The Cure Salee is held every year after the rainy season, in the town of Ingall as an opportunity for the nomads to gather to celebrate the rains–if there are no rains–no festival. This year the rains were extraordinary–a very good thing for the nomads who will have good pasture all year, but many people suffered from the heavy flooding, losing their homes and crops. Its hard to win–last year a severe drought caused famine and suffering–this year heavy rains were the problem. At least the nomads are happy–since they don’t have houses they didn’t lose any.
It was expected this year that the US ambassador, who is very supportive of the north of Niger, would come with a contingent of Americans. After the assassination in Libya, she prudently cancelled to the great disappointment of the locals. So as has been the case in the last seven years, I was the only American visible. I later learned that the Chargé d’Affaires (second to the ambassador) came, but I never saw him. Ambassador Bisa Williams is very highly regarded in the north and she has taken a role in promoting peace and stability in the region.
The locals may have been disappointed, but the celebration was spectacular. Sidi Mamane, our Niger representative, was the head of the cultural committee so he organized the camel races, the dancing and cultural competitions. There were 1,500 camels in attendance. I have never seen a Cure Salee as large. They also made a point of bringing it back into the hands of the nomadic cultures from which it originated–it had lost that focus in recent years. The combination of good rains and increased stability led to a great party. Here are some images…
There was PLENTY of military security as many African Ambassadors, and Nigerien ministers were there.
The Tuareg have to show off. If they have cars instead of camels–they make zeros–and dust.
The modern world has intruded beyond the vehicles–there were even a few iPads in evidence. I bought a lovely embroidered case made for a “little computer” by the Wodaabe women who have never used a ” little computer”, but have the good sense to make a “house” for one.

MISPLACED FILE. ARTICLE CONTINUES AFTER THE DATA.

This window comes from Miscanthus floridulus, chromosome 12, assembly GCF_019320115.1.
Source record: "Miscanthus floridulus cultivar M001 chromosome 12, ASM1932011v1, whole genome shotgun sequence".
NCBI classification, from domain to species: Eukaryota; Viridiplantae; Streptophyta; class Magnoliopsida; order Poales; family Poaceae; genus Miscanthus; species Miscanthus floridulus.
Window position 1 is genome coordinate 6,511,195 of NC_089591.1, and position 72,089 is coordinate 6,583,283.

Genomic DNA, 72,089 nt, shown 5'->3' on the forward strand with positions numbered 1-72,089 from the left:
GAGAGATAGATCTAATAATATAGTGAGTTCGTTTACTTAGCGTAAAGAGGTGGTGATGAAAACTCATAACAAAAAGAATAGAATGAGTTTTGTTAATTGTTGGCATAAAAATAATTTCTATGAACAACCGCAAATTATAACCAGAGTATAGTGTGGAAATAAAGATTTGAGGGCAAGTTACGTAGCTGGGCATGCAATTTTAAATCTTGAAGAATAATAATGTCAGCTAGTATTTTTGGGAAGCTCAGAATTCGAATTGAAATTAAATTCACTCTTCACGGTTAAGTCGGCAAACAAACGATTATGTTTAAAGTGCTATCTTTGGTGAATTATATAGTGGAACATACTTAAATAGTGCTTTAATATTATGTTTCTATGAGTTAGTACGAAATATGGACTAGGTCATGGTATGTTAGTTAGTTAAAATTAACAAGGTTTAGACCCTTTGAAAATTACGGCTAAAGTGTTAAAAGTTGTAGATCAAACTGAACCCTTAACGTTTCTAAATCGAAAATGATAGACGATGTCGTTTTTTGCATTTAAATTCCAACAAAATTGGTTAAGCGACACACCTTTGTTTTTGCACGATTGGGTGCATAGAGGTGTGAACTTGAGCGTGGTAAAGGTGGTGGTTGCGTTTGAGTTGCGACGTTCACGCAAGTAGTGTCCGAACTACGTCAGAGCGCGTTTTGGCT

Sidi in his finery, never stopped working, but at the end of the camel race the whole crowd was shouting–SIDI SIDI SIDI–in appreciation for the great job he did. Alhassane said he thought Sidi’s camel must have won the race, knowing Sidi does not have a camel.
Fatimatou, Sidi’s lovely wife, (second from right) was there with friends.
The donkeys too, were well dressed.
The Tuareg girls declined to enter the beauty contest this year because they claim it has brought bad luck to the last two contestants–so it was left to the beautiful Wodaabe girls.
Of course the traditional Wodaabe beauty contest is for the men. Here I barge in to spoil the effect.
Everybody had a great time–not least of all me–it has been many years, because of the tense security situation, since I have been able to attend a nomadic festival. I was VERY happy to be there.
And so good night.
de ryckel Louis
magnifique photos de la cure saléee qui donne bien l’ambiance; politiquement aussi la foule des nomades et la présence de tant de personnalites sont importants
avez vous eu l’ocassion d”‘aller les jours suiivants à l’Assemblees des Wodaabe à tagoudoum chez ????? j’ai oublie son nom mais ily la un potager avec une arrosement goutte à goutte ?
avez vous rencontré Doula Mokao ? j’ai appris que son père était tres malade je lui avais parle losqu’il etait en france et depuis lors RIEn que de vient vos projets?
Oui je suis allé a l’assemble–je suis en train de faire le prochaine blog sur ça. (Un peu en retard) J’ai vu Doula. Je vais repartir au Niger bientôt pour continuer la formation de matrones, ouvrir un école a Tamesna et continuer nos projets.
Do you think the opportunity to see the cure salee will come around again? I have continued to harbor the hope that we could plan this again, ever since our aborted trip…..
Blessings for all the incredible work you do.